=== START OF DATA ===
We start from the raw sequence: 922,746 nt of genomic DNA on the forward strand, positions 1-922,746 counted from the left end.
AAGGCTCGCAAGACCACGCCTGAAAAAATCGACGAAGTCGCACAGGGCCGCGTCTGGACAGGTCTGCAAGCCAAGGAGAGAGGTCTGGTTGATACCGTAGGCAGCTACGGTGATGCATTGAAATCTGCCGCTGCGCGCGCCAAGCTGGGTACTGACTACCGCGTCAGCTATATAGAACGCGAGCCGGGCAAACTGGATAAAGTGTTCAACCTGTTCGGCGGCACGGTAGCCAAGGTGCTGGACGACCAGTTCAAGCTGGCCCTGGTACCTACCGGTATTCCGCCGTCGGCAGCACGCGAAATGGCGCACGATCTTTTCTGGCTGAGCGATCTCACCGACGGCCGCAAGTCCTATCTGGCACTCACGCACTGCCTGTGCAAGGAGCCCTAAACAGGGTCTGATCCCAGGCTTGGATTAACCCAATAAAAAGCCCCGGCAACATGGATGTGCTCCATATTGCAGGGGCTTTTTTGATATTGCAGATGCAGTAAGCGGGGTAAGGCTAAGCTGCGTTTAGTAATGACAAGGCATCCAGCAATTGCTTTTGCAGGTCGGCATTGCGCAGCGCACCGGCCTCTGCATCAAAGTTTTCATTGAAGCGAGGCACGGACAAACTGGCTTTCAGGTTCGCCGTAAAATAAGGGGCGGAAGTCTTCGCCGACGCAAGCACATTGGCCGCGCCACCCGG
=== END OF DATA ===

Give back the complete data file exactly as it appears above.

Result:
We start from the raw sequence: 922,746 nt of genomic DNA on the forward strand, positions 1-922,746 counted from the left end.
AAGGCTCGCAAGACCACGCCTGAAAAAATCGACGAAGTCGCACAGGGCCGCGTCTGGACAGGTCTGCAAGCCAAGGAGAGAGGTCTGGTTGATACCGTAGGCAGCTACGGTGATGCATTGAAATCTGCCGCTGCGCGCGCCAAGCTGGGTACTGACTACCGCGTCAGCTATATAGAACGCGAGCCGGGCAAACTGGATAAAGTGTTCAACCTGTTCGGCGGCACGGTAGCCAAGGTGCTGGACGACCAGTTCAAGCTGGCCCTGGTACCTACCGGTATTCCGCCGTCGGCAGCACGCGAAATGGCGCACGATCTTTTCTGGCTGAGCGATCTCACCGACGGCCGCAAGTCCTATCTGGCACTCACGCACTGCCTGTGCAAGGAGCCCTAAACAGGGTCTGATCCCAGGCTTGGATTAACCCAATAAAAAGCCCCGGCAACATGGATGTGCTCCATATTGCAGGGGCTTTTTTGATATTGCAGATGCAGTAAGCGGGGTAAGGCTAAGCTGCGTTTAGTAATGACAAGGCATCCAGCAATTGCTTTTGCAGGTCGGCATTGCGCAGCGCACCGGCCTCTGCATCAAAGTTTTCATTGAAGCGAGGCACGGACAAACTGGCTTTCAGGTTCGCCGTAAAATAAGGGGCGGAAGTCTTCGCCGACGCAAGCACATTGGCCGCGCCACCCGG